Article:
I hunted northern bobwhite quail for the first time last month. I’ve long been a quail fanatic, but never chased the species many consider the archetype of this family of birds.
Of our native game birds, only the ruffed grouse, or possibly the valley/California quail, rival the bobwhite in status. Why becomes clear once you hunt bobwhite. The birds hold well for pointing dogs yet remain tough to shoot on the wing, prefer some pretty civil country that’s decent to hunt, and are delicious to eat.
I hunted the birds in Oklahoma, a state I never planned to even visit. I was in Austin, Texas, visiting an old friend, however, and after the visit I’d intended to hunt bobwhite somewhere around Lubbock. Yet something about hunting in Texas didn’t sit right.
For starters, bobwhite reports for the state weren’t encouraging. Though weather patterns, i.e. decent rainfall in recent years, suggested populations should be good, biologists weren’t recording the numbers they expected in their spring call counts. Hunters weren’t finding birds either.
The collapse of bobwhite quail in what had once been the species stronghold, the Deep South, has been widely studied and seems well understood — habitat loss due primarily to changing agricultural and forestry practices. Texas, however, remained something of a stronghold for the bird. The vast rolling plains in the panhandle south to the Mexican border have harbored strong populations for decades.
Not since 2010, however, when the weather suggested they should be plentiful.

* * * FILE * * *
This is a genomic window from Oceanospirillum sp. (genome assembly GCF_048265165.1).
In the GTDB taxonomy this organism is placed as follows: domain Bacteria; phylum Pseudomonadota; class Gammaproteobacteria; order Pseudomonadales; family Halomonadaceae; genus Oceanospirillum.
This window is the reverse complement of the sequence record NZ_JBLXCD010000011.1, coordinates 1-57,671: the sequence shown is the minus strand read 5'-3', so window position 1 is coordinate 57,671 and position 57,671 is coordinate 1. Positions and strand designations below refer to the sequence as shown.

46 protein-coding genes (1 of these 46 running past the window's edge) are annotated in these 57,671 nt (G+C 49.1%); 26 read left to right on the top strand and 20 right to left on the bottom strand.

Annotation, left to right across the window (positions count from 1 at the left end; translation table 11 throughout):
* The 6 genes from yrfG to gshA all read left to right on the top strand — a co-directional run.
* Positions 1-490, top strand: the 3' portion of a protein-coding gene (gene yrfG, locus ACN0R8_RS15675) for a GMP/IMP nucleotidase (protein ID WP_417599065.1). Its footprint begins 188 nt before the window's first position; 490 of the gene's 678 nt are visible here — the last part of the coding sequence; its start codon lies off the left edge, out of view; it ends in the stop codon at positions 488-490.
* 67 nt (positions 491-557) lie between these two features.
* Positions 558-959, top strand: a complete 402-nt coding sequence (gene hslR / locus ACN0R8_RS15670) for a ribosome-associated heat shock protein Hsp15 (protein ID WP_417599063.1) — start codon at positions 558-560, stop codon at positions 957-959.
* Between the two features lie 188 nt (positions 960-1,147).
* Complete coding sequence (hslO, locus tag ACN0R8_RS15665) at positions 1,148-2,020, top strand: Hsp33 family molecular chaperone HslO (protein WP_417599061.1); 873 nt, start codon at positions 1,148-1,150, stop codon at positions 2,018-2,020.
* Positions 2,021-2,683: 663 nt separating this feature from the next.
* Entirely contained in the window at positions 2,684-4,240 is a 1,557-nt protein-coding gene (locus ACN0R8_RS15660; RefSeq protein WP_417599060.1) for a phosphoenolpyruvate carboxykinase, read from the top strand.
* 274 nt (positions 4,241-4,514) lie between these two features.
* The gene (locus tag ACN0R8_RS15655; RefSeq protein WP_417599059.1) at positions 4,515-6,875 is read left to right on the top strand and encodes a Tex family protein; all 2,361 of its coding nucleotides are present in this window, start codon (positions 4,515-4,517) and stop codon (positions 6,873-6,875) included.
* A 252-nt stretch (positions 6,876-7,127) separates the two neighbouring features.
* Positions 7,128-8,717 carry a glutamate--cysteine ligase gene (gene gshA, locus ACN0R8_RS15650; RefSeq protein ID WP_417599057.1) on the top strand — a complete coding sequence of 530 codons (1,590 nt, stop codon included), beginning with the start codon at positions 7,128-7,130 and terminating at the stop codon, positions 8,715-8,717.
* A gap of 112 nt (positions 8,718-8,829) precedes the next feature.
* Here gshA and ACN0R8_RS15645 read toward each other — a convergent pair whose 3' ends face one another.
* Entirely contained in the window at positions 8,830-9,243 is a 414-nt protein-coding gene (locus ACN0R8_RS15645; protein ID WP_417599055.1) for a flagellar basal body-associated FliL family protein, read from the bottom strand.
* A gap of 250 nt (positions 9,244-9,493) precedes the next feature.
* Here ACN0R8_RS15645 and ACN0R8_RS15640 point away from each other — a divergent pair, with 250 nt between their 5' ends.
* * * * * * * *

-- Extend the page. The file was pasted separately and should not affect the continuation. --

It’s important to note that other than habitat loss, biologists have long considered weather to be the primary limiting factor for quail. In years of drought, populations crash. Sprinkle some water on the country and the birds are everywhere. The little buggers reproduce quickly when conditions are right.
There are times when land use such as overgrazing can harm the birds, but other factors such as over-hunting, predators or disease aren’t considered threats to healthy populations.
New research has biologists changing their tune in Texas. Bobwhite there seem to be plagued by a parasite, eyeworms, which are devastating quail populations. The birds pick up the pest when they eat insects, which are intermediate hosts. The small white worms gather at the back of the bird’s eye — one report said it was equivalent to a worm the size and length of a toothpick behind a human eye, and there can be 30-40 in a single bird.
The eyeworm feeds on the quail’s blood in the sinus cavity, weakening and killing the birds. The parasite also makes the birds more vulnerable to predators. A bobwhite driven to distraction scratching at its irritated eyes is an easy mark for a Cooper’s hawk.
So there was that, and also the matter of almost no public land in Texas. No public land means you have to pay to play in that state, and the rate for a day’s guided hunt was about $700 per gun. Even if that hadn’t been a little steep for my wallet, I prefer to hunt on land I own — along with the rest of you — rather than on someone else’s property.
I’m not opposed to hunters paying access fees, so long as they’re not also paying for canned hunts. I just prefer public-land hunting when it’s possible.
As it turned out, the eyeworm plague hadn’t yet spread to adjoining Oklahoma. And right on the border with Texas, just 30 miles or so north of Interstate 40, is the Black Kettle National Grassland. Black Kettle just happened to be thick with birds, and access is open to anyone with the gumption to drive there.
I did, and in two days I might have moved 500 birds. A decent shot would have killed a couple of 10-bird limits. I was just happy to get my first bobwhite, and the seven more that followed, making for a fine meal.